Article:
It feels like we’ve been reporting on the reshoring of American manufacturing for years. It was always just around the corner. Now, Kearney’s 10th annual reshoring report says that it’s actually happening. 96% of CEOs surveyed were evaluating reshoring, had decided to give it a shot, or had actually succeeded in reshoring their operations.
What made the difference?
Kearney’s gives the top reason: consumers have changed their minds. We remember reading that people would buy laundry soap from Satan if he offered the cheapest price, but that is apparently not so true any more. Not only do American consumers prefer to work with environmentally and socially responsible companies, they are also willing to pay more for American-made goods.
This might be surprising in times of inflation, but government incentives for reshoring have helped to balance cost differences. We should also remember that wages have been rising in some of the major offshoring destinations, making U.S. manufacturing more palatable.
The pandemic also affected consumers’ views. We saw the consequences of supply chains that relied on overseas manufacturing, and some of us got a little nervous about foreign goods at the same time.
CEOs who responded to Kearney’s survey reported pressure from a variety of stakeholders. The board of directors was the most often mentioned as a source of exhortations to restore, but respondents also mentioned employees, industry organizations, government agencies, and even social media.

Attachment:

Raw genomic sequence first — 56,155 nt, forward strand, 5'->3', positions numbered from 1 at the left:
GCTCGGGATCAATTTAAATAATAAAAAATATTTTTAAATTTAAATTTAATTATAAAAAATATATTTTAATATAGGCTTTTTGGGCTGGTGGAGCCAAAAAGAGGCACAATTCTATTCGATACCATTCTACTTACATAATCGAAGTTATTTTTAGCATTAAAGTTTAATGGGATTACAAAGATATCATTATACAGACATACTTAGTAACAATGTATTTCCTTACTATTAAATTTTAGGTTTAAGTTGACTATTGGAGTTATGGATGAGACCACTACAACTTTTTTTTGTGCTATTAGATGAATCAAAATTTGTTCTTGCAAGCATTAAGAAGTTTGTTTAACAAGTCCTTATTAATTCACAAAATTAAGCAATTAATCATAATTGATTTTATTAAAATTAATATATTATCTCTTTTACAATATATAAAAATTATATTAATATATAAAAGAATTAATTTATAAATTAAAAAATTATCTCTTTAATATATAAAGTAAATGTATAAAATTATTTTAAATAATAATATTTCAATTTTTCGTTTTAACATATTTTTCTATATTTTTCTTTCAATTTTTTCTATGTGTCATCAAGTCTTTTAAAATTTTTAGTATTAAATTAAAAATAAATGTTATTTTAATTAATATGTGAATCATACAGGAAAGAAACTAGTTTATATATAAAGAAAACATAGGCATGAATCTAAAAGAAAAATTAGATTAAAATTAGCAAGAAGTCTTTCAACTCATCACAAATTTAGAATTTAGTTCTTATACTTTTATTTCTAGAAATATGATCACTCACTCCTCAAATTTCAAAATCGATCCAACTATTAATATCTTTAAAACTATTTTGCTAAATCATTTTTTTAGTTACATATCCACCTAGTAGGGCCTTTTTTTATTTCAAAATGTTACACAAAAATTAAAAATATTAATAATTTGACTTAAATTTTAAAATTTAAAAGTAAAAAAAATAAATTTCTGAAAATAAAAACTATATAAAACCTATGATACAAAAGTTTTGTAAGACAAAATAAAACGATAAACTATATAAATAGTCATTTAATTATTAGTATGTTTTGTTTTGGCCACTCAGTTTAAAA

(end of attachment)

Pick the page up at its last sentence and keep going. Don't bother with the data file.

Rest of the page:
There pressures could be a response to changing consumer attitudes, as well.
Improvements in automation
The cost of automation has continued to fall, while the flexibility of robots has increased. The upfront cost has in some cases been reduced not only by falling prices but also by the option of robots as a service m– renting rather than buying robots. This helps companies that worry about making a large upfront investment in automation that becomes obsolete within a year or two.
63% of respondents in the survey said that their reshoring process involves increasing automation. This is essential in areas where the labor shortage has created challenges. It also means that reshoring may not result in “bringing jobs home,” unless we count jobs for robots.
We’re glad to see that reshoring is becoming a reality. There are certainly still challenges to be overcome.